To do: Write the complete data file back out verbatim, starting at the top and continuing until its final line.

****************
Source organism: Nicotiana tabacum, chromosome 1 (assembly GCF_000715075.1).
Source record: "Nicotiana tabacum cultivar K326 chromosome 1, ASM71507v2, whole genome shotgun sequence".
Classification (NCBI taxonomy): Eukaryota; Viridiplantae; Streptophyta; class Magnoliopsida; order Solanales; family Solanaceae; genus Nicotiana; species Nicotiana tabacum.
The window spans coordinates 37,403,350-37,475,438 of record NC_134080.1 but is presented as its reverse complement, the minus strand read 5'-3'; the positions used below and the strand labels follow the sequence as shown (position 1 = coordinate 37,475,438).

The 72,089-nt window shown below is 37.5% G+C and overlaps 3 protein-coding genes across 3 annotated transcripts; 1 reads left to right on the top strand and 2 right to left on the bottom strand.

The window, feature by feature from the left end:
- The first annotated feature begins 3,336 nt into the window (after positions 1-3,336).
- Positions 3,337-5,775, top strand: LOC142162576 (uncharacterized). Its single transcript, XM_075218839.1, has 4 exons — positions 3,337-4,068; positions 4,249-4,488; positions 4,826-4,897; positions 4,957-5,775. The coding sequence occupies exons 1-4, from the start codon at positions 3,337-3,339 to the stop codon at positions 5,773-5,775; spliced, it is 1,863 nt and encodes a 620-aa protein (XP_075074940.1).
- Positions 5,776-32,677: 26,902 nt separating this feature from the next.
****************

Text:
Source organism: Nicotiana tabacum, chromosome 1 (assembly GCF_000715075.1).
Source record: "Nicotiana tabacum cultivar K326 chromosome 1, ASM71507v2, whole genome shotgun sequence".
Classification (NCBI taxonomy): Eukaryota; Viridiplantae; Streptophyta; class Magnoliopsida; order Solanales; family Solanaceae; genus Nicotiana; species Nicotiana tabacum.
The window spans coordinates 37,403,350-37,475,438 of record NC_134080.1 but is presented as its reverse complement, the minus strand read 5'-3'; the positions used below and the strand labels follow the sequence as shown (position 1 = coordinate 37,475,438).

The 72,089-nt window shown below is 37.5% G+C and overlaps 3 protein-coding genes across 3 annotated transcripts; 1 reads left to right on the top strand and 2 right to left on the bottom strand.

The window, feature by feature from the left end:
- The first annotated feature begins 3,336 nt into the window (after positions 1-3,336).
- Positions 3,337-5,775, top strand: LOC142162576 (uncharacterized). Its single transcript, XM_075218839.1, has 4 exons — positions 3,337-4,068; positions 4,249-4,488; positions 4,826-4,897; positions 4,957-5,775. The coding sequence occupies exons 1-4, from the start codon at positions 3,337-3,339 to the stop codon at positions 5,773-5,775; spliced, it is 1,863 nt and encodes a 620-aa protein (XP_075074940.1).
- Positions 5,776-32,677: 26,902 nt separating this feature from the next.